Surveyor's Compass

Surveyor's Compass

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The “C.G. King Boston” inscription on this compass is that of Charles Gedney King (1808-1858), a mathematical instrument maker who apprenticed with his father, Gedney King, and traded under his own name after his father’s death in 1839. C. G. King showed his instruments at fairs sponsored by the Massachusetts Charitable Mechanics Association in the 1840s and 1850s, and took home several silver medals.
King also announced he "Is now manufacturing and has for sale the largest assortment of Mathematical, Nautical, Engineers, Surveyors and Drafting Instruments to be found in the city." Moreover, the engineers’ and surveyors’ instruments manufactured in the King establishment, "are divided upon a new Engine, made expressly for the purpose, the performance of which, for the accuracy of its division, cannot be surpassed, if equalled, by any Engine in the Country."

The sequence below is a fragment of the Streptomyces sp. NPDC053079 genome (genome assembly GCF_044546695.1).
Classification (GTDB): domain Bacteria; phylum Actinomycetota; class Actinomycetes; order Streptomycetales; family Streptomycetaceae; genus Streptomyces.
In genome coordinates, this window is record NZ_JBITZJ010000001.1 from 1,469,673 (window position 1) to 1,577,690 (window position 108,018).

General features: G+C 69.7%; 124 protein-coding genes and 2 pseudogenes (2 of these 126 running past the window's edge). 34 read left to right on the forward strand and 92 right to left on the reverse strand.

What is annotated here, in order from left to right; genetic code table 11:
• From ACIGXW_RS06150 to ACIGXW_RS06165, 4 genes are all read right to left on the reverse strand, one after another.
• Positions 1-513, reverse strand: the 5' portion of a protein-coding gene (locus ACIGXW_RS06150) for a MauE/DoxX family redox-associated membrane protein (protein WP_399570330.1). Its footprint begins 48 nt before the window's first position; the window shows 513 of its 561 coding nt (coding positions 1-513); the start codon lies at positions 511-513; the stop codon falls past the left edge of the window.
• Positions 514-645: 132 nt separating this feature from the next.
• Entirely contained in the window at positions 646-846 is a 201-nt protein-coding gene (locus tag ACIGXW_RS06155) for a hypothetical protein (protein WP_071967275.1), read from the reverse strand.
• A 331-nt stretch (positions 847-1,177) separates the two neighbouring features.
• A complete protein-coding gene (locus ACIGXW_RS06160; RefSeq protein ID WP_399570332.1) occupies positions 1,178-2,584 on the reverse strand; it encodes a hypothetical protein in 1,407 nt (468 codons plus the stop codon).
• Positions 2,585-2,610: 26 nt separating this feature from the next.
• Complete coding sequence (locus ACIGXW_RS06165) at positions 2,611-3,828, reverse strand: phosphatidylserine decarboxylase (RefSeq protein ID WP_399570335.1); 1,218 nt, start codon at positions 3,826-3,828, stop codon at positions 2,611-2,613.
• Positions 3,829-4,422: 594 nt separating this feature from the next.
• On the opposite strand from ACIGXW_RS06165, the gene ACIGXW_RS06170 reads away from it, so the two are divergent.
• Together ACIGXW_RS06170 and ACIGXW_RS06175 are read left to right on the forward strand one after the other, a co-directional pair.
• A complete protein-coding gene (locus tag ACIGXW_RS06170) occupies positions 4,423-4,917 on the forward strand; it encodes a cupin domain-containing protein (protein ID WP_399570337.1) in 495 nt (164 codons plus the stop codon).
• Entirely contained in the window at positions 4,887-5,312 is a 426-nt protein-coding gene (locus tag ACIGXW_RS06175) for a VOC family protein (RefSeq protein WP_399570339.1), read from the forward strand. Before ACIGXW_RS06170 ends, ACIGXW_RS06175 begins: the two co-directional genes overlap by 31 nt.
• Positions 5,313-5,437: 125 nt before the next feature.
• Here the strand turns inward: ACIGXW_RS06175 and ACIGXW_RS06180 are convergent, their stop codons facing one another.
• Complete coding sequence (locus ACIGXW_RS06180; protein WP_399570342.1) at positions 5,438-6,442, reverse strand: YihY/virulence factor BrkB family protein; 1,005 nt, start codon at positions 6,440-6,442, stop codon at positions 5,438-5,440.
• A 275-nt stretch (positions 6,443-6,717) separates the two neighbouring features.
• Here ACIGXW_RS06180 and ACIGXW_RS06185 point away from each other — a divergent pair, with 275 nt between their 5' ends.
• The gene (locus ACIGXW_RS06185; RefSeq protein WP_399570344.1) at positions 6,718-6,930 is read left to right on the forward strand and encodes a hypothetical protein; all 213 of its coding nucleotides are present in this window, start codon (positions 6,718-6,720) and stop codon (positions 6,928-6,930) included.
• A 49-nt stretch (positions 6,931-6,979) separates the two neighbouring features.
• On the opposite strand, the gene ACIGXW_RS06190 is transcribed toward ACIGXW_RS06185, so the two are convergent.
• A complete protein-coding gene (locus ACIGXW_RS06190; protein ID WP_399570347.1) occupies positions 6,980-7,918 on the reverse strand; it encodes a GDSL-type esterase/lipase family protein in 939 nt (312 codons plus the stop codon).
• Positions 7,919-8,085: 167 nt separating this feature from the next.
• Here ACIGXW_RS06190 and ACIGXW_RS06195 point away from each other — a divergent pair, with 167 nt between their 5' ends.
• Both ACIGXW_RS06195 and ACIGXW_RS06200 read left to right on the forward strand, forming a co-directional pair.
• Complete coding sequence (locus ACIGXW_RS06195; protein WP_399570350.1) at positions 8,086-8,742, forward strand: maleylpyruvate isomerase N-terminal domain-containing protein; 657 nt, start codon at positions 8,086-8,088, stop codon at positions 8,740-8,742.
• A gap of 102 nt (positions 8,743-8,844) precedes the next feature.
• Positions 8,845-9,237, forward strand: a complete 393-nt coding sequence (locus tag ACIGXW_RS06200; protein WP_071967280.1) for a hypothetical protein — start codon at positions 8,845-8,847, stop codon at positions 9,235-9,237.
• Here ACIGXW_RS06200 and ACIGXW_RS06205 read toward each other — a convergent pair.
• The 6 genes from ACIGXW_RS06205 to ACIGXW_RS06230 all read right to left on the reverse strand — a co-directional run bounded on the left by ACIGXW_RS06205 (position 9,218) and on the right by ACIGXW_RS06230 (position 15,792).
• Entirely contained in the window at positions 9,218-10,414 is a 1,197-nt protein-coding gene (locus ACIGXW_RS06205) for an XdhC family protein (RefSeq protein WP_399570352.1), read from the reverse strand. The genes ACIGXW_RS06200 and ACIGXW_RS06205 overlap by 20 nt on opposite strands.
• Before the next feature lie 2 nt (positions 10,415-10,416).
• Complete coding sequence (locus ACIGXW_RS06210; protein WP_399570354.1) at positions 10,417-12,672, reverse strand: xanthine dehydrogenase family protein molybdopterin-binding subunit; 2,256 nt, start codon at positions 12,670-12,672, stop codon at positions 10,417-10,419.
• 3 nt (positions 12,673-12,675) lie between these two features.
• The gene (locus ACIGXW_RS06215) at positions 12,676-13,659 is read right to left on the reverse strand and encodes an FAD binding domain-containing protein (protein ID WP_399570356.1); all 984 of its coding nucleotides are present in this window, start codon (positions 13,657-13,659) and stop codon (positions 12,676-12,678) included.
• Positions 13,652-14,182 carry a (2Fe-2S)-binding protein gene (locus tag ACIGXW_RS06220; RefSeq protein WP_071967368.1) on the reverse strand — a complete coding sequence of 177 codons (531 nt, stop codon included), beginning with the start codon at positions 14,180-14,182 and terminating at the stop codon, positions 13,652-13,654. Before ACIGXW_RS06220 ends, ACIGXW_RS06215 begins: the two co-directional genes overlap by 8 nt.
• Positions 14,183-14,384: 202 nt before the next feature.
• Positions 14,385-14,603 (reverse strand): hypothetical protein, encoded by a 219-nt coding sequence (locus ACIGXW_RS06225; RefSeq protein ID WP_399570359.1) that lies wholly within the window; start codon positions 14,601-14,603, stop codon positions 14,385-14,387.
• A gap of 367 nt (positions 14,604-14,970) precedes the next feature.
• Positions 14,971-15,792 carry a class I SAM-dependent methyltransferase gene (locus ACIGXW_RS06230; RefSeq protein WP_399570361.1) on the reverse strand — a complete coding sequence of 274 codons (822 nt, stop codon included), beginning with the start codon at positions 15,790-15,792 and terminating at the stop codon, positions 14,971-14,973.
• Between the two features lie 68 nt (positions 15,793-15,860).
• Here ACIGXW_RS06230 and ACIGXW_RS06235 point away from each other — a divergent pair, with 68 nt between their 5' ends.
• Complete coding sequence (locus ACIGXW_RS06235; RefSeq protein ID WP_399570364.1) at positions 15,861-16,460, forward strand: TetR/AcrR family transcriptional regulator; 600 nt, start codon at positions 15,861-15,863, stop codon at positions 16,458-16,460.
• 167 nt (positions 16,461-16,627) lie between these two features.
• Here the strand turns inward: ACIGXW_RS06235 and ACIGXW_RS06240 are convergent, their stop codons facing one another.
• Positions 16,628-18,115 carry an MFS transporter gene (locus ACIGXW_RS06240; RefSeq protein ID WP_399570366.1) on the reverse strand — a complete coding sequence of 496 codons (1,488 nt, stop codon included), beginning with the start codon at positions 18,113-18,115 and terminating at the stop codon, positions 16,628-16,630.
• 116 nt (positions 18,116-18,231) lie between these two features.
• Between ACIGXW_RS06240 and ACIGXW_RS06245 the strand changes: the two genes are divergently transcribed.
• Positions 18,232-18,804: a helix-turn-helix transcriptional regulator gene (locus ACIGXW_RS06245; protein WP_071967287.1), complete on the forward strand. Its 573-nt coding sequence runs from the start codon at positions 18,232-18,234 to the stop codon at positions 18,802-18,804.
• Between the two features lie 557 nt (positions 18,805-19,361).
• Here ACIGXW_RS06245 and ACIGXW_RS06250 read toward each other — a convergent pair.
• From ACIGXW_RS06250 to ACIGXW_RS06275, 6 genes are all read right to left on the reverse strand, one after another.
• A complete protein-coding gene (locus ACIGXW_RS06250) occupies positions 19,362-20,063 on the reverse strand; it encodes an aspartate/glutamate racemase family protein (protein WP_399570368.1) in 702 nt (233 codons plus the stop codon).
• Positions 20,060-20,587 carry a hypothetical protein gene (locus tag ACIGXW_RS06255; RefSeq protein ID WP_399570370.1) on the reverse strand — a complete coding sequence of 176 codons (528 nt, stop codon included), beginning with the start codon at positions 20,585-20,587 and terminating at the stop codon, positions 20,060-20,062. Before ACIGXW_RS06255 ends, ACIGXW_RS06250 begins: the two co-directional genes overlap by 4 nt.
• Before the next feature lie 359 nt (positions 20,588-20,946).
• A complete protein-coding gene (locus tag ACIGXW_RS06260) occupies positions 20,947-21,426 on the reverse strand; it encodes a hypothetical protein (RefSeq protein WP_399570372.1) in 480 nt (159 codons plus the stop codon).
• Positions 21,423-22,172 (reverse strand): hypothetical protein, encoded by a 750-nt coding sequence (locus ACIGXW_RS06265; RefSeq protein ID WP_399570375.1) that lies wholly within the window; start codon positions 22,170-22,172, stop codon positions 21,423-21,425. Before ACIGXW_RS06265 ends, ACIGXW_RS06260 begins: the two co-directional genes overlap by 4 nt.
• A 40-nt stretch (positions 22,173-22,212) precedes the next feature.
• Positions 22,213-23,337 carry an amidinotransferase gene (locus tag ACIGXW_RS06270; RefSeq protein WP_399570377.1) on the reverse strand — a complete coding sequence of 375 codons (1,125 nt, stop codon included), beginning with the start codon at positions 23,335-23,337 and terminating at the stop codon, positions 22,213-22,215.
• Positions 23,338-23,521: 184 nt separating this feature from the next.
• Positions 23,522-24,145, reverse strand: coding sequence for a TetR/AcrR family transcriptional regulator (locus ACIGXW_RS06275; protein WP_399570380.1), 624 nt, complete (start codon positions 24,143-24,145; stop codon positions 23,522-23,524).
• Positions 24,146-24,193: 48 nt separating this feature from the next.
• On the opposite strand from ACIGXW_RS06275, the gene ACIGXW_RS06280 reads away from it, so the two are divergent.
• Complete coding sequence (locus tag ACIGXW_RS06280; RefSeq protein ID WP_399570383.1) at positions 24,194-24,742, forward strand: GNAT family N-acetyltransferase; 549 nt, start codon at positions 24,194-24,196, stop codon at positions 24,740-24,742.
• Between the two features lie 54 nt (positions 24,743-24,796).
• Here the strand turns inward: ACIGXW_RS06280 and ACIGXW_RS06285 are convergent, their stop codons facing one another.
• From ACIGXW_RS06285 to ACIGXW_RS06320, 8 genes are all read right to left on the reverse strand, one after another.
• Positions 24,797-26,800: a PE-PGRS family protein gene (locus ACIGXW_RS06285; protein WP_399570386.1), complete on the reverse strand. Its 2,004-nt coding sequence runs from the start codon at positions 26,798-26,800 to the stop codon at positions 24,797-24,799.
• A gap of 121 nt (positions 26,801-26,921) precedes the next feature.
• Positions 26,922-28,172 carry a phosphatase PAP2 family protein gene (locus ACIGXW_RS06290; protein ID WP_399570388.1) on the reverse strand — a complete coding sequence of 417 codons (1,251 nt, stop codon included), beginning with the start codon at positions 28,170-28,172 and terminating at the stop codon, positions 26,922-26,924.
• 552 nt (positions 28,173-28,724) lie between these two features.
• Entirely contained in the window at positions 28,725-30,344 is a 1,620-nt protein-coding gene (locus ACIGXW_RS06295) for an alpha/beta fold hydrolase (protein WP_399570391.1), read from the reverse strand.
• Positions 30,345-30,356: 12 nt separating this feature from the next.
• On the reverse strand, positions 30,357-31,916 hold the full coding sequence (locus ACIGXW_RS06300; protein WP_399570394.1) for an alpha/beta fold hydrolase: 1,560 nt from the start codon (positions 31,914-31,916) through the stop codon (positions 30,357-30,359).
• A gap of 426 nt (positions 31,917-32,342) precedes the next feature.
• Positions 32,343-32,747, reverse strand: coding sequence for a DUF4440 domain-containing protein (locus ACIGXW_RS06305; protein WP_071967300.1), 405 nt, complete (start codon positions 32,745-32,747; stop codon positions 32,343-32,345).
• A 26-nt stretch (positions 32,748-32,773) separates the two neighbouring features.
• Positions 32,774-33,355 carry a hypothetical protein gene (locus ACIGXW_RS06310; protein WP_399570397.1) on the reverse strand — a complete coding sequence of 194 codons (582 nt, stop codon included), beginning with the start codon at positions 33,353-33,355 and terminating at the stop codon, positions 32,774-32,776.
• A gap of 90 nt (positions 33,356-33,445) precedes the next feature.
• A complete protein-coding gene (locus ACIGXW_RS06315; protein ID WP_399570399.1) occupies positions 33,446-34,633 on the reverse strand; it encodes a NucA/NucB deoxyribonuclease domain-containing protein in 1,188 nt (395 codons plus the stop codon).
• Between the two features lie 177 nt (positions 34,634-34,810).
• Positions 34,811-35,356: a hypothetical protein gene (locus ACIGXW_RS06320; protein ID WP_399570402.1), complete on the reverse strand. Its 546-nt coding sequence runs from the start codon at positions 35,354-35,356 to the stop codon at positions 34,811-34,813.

The rim of this example is graduated to 30 minutes. There are two level vials on the south arm.
Ref: "Evidence of the Enterprise," Rittenhouse 1 (1987): 90.
Currently not on view
Object Name
Surveyor's Compass
date made
King, Charles Gedney
place made
United States: Massachusetts, Boston
overall length: 15 5/8 in; 39.6875 cm
needle: 5 in; 12.7 cm
overall case: 4 5/16 in x 15 1/2 in x 7 1/2 in; 10.95375 cm x 39.37 cm x 19.05 cm
ID Number
accession number
catalog number
See more items in
Medicine and Science: Physical Sciences
Measuring & Mapping
Surveying and Geodesy
Data Source
National Museum of American History
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